Messages behind rodeo fun
Rodeo fever swept over Broome last weekend but the event meant far more than just bulls, barrels, steering and saddles.
Saltwater Country hosted Rhythm and Ride once again on Friday and Saturday, using rodeo and country music as a tool to encourage local Aboriginal people to compete, train and work towards something meaningful, all the while showcasing some of the best talent in the State.
About 120 competitors from around WA took part in more than 20 events across the two days, including open bull, campdraft, steering, barrel, saddle bronc and plenty more.
But it was Wade McCarthy who stole the show by taking out the open bull competition, which qualifies him for the Professional Bull Riders Australia national circuit.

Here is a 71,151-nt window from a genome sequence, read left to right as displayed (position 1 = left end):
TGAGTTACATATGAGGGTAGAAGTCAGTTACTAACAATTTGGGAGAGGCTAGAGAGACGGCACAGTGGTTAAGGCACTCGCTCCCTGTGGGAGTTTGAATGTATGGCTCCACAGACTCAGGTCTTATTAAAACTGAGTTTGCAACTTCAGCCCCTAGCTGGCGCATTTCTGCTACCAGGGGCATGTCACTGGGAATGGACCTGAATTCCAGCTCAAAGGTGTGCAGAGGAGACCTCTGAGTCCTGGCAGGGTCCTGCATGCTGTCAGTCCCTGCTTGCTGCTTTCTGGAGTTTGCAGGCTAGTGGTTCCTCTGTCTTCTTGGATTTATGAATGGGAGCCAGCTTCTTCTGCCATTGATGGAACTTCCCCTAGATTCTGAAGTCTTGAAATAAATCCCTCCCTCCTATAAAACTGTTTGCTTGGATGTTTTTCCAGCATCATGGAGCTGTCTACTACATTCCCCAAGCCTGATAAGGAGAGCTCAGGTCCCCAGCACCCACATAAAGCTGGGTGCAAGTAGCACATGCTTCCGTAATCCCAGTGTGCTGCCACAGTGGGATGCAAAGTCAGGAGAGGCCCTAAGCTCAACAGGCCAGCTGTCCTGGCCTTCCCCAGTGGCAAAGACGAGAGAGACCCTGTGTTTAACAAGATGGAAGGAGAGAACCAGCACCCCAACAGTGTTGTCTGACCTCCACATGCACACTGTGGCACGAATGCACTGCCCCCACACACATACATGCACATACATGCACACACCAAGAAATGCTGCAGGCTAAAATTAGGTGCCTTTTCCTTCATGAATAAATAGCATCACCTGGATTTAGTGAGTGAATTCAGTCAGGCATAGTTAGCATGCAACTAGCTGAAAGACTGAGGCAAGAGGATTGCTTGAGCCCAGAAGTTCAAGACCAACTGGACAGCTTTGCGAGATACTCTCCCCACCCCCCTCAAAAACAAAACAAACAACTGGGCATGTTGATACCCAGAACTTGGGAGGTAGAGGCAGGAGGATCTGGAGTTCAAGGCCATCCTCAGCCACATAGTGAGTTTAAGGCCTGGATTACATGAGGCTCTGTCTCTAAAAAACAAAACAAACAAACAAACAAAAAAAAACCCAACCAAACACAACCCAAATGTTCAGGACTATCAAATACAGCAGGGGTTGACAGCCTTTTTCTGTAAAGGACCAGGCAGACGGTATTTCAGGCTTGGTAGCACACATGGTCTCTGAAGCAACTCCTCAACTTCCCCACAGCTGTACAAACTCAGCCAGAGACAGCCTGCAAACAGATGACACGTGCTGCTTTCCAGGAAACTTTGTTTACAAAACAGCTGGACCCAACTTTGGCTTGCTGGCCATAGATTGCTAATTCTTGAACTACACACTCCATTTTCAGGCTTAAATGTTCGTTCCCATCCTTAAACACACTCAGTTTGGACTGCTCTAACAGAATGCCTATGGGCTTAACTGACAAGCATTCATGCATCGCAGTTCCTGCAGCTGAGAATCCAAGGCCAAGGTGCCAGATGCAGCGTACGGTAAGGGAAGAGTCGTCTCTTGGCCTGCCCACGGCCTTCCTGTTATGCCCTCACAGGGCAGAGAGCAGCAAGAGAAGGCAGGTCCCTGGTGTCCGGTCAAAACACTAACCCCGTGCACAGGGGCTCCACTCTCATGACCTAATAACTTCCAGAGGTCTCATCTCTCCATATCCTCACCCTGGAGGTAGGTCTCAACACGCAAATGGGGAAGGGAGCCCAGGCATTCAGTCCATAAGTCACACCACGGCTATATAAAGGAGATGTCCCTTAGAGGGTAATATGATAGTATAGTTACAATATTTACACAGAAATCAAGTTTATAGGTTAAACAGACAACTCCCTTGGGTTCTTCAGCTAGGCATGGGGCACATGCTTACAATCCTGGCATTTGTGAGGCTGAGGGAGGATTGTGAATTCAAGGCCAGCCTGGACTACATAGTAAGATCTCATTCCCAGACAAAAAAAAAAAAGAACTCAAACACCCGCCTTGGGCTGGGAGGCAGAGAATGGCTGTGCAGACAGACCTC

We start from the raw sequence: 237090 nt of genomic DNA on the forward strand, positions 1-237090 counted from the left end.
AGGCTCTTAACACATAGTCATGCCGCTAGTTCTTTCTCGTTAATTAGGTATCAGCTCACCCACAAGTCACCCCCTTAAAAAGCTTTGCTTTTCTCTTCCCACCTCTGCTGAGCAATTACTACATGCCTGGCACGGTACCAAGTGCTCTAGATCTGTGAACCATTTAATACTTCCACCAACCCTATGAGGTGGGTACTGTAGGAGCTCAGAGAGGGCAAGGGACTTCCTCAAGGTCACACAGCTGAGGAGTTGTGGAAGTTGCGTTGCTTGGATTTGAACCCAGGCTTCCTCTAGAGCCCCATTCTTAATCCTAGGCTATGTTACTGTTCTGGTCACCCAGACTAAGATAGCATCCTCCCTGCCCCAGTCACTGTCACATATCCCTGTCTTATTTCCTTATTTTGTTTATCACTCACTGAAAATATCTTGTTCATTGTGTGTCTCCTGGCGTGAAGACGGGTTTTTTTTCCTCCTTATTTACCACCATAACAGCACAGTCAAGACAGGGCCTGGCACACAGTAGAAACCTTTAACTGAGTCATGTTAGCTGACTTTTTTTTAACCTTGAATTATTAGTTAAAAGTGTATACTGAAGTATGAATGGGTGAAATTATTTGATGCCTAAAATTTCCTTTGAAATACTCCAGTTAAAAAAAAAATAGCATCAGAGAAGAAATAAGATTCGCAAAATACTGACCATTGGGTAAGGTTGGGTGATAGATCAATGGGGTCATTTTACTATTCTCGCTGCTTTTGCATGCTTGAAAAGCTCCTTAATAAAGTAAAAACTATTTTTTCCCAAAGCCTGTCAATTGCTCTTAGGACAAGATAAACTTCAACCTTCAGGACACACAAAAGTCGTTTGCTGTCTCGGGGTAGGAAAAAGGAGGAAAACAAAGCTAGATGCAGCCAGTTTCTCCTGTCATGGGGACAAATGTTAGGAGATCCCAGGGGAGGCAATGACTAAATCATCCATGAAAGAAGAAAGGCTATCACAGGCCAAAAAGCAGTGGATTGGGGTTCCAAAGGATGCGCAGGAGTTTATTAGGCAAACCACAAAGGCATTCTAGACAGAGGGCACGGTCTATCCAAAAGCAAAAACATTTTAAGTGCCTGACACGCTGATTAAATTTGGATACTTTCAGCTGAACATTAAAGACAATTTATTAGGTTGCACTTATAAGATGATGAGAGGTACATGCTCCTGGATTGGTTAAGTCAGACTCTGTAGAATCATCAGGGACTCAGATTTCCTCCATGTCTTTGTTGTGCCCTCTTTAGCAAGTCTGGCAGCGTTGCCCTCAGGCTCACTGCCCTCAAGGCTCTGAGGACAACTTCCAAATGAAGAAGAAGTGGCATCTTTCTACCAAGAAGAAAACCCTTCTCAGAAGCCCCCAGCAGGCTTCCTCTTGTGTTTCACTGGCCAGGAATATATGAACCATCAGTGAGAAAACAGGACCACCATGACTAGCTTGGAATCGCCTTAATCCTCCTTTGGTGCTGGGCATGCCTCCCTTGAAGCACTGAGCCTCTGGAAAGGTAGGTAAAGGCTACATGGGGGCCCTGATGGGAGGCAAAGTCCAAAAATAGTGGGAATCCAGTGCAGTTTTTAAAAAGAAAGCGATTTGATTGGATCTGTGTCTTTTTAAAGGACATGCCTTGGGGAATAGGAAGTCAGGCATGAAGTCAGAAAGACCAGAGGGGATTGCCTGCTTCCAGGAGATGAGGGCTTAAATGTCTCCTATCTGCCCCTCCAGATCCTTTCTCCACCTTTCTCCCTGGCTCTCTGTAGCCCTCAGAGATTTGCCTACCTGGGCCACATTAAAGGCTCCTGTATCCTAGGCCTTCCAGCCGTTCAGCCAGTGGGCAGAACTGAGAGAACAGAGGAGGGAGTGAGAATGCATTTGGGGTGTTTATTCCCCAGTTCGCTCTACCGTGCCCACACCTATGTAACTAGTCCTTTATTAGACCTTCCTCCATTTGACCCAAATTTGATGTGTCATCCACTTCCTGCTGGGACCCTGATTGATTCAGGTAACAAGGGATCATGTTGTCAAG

While the action unfolded inside the arena, children were treated to face painting, talent shows, crafter school and dummy roping, while the older crowd had the chance to bootscoot to the sound of acts such as Jadadi and Patrick Cox, Peter Brandy and DJ Wayne Glendenning.
Saltwater Country chairwoman Cara Peek said the two-day event was a big hit once again.
“We had a really good crowd and competitor showing, that we hope will continue to grow, so a big thanks to all who took part,” she said.
“It is a really fun-loving event that is based on creating social outcomes and providing something that is connected to the indigenous pastoral history of the region.
“It gives the chance for people in the community to shine and we provide these pathways and encourage people to enjoy a very diverse event where everyone is welcome to take part.”
The rodeois sponsored by a number of bodies and organisations, including the State Government and Shire of Broome.
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